Yesterday morning I had to wake up at 4:30am in Vientiane, the capitol of Laos, to catch my flight to Kunming China. This was still several hundred km from Chengdu, my final destination, and I had to find my way there one way or another. Upon my return to China in Kunming International Airport I went upstairs to book another ticket north to Sichuan province. Immediately I’m happy to be back; there are no foreigners around, hardly any English anywhere to be seen, and the people at the ticket booking desk don’t speak any English. I had a 30 minute conversation with a group of ex-military businessmen while I waited for them to book my flight which was a blast.
I met up with Tenzin as soon as I returned in Chengdu and we talked for a long time about many things, including leaving and coming back to China. Tomorrow he leaves for Thailand for a month to unwind; off to almost the same place that I’ve been for the last month, for the same reason. But just like I told him: This is the first international vacation I’ve ever taken where I’m happy and excited to return home. Generally I associate the return home with an air of “back to work”. Other things are associated with my return, but that’s what seems to come to mind first, for me. Spending six weeks in Indonesia, Thailand, and Laos was a blast – but two things made it less of a blast for me than China is.
1. The language barrier
I can’t speak Indonesian and my Thai is very poor. I have no chance at reading a menu or communicating to someone who doesn’t speak English, but in a way this isn’t a problem because everyone speaks English. In another way, this is a big problem, because a key element of the adventure of traveling to another country is lost. If everyone can speak English, what motivation do I have to learn the language at all? I tried to learn; I really did, but found it incredibly difficult when there was no other reason for me to learn than for my own pleasure. The result of this futile linguistic struggle was that I’m relegated to being another tourist. I only feel marginally more a part of the community or culture than a group of fat sunburned sex tourists wearing Speedos.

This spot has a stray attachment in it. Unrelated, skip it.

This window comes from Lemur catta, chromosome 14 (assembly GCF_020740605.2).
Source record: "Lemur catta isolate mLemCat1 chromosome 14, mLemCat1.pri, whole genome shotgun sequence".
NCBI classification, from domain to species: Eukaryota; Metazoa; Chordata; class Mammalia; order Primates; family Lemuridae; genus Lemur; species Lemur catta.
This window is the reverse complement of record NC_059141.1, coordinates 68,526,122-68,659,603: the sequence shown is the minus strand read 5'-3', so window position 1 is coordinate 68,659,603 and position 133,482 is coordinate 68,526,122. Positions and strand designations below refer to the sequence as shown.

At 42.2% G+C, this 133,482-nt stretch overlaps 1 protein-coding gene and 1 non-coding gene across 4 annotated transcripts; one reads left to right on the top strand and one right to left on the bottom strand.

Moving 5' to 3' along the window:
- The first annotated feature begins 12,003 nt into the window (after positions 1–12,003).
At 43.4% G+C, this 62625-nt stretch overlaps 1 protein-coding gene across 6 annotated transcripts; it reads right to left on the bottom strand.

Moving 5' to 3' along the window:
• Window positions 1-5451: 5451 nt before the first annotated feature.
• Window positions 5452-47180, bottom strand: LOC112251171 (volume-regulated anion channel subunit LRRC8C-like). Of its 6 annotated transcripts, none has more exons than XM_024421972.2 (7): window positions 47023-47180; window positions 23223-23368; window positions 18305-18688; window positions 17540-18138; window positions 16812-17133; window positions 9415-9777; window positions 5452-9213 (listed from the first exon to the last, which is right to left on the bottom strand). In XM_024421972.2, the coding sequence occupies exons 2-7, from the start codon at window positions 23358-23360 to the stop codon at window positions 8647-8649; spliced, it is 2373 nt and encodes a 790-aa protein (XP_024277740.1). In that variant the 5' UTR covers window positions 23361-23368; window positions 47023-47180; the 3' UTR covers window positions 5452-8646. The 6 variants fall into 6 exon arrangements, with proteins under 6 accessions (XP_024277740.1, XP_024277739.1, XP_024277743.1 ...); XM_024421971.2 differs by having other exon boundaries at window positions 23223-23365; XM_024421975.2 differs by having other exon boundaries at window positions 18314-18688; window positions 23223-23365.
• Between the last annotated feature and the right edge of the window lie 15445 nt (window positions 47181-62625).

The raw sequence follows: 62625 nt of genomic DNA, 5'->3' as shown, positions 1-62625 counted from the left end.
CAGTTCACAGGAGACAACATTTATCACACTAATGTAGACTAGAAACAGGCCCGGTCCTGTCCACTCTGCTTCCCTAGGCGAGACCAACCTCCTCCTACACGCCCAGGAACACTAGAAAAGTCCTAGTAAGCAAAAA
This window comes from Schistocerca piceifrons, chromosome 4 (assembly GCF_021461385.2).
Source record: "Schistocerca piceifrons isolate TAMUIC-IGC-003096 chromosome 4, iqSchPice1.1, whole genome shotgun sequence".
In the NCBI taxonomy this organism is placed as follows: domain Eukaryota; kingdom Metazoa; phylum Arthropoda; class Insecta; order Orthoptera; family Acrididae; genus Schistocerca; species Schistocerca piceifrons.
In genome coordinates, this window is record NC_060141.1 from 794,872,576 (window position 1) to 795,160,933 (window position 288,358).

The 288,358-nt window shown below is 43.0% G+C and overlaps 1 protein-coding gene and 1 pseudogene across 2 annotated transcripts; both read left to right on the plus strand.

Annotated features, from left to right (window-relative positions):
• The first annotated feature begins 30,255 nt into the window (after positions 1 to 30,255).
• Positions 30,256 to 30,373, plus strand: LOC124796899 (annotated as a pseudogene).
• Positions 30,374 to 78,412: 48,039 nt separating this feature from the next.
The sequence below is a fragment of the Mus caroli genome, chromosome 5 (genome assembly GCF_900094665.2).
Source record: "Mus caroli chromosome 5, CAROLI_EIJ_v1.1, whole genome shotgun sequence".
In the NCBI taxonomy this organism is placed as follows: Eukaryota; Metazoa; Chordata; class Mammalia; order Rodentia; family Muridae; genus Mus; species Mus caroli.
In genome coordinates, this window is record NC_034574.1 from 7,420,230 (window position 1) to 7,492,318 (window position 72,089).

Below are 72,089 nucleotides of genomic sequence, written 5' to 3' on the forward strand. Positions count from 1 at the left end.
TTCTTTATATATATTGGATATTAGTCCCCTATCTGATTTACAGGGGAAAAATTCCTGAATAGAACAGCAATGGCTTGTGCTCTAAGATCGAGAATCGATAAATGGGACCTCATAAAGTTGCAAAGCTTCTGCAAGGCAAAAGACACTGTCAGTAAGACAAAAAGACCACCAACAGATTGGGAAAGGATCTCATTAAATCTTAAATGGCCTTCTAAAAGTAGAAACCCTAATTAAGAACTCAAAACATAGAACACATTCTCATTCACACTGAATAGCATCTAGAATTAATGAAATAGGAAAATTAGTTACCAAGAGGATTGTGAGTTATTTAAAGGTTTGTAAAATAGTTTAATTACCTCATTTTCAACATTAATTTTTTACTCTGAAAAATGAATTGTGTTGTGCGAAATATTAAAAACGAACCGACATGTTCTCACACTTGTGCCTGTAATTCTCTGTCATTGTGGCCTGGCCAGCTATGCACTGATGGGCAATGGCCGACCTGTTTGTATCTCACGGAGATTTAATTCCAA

2. Tourism and the local economy
Most of the places where I spent my time in SE Asia survive because of tourism. You can very rarely go anywhere where this isn’t evident. Everyone has adapted to the English language to support the influx of tourists, menus are all in English, and local communities are filled much more with tourists than with locals. Many of these countries don’t produce or export much of anything; tourism is a key element of their local economy. This compromises the culture, especially as it relates to any ethnic outsiders. Instead of a mutual culture exchange with people on the streets, they’re trying to sell me t-shirts. I didn’t come to Asia for t-shirts. That said, it’s great to be back. Everyone is friendly and surprised to see me, and no one relies on me to fill their mango milkshake or tourist t-shirt quota.
I wasn’t back for 4 hours before my cell phone rings; unidentified number. It turns out to be King; the manager of Focus Club in Lanzhou, north in Gansu province. Focus Club was the first club that I DJ’d at in China outside of Chengdu, last spring. I hadn’t talked to him in six months – within 10 minutes we’d reached an agreement for me to perform there on Friday and Saturday. What are the chances? I’m not here 6 hours and I get a pair of gigs out of nowhere from someone I haven’t spoken to in six months. I’m interested in using this time to do a lot of recording and collect and assemble new ideas for music, but I’m happy at the same time that business is great and there are zero concerns about finding work.
I’m listening to the new Boards of Canada album, The Campfire Headphase, which is unbelievable. I haven’t listened to it in its entirety yet, but I’m blown away by it so far.
When Tenzin returns from China we’re getting a new apartment in Chengdu and looking at more longterm plans to relocate south to Kunming, closer to the border with SE Asia. The apartment used to be the home of Chengdu’s biggest mob boss – the place hasn’t been rented out in over a year. I haven’t seen it yet but apparently it’s cavernous – we’ll use the space to build a studio. Tenzin, Jovian, and myself are all getting our equipment shipped over here from America.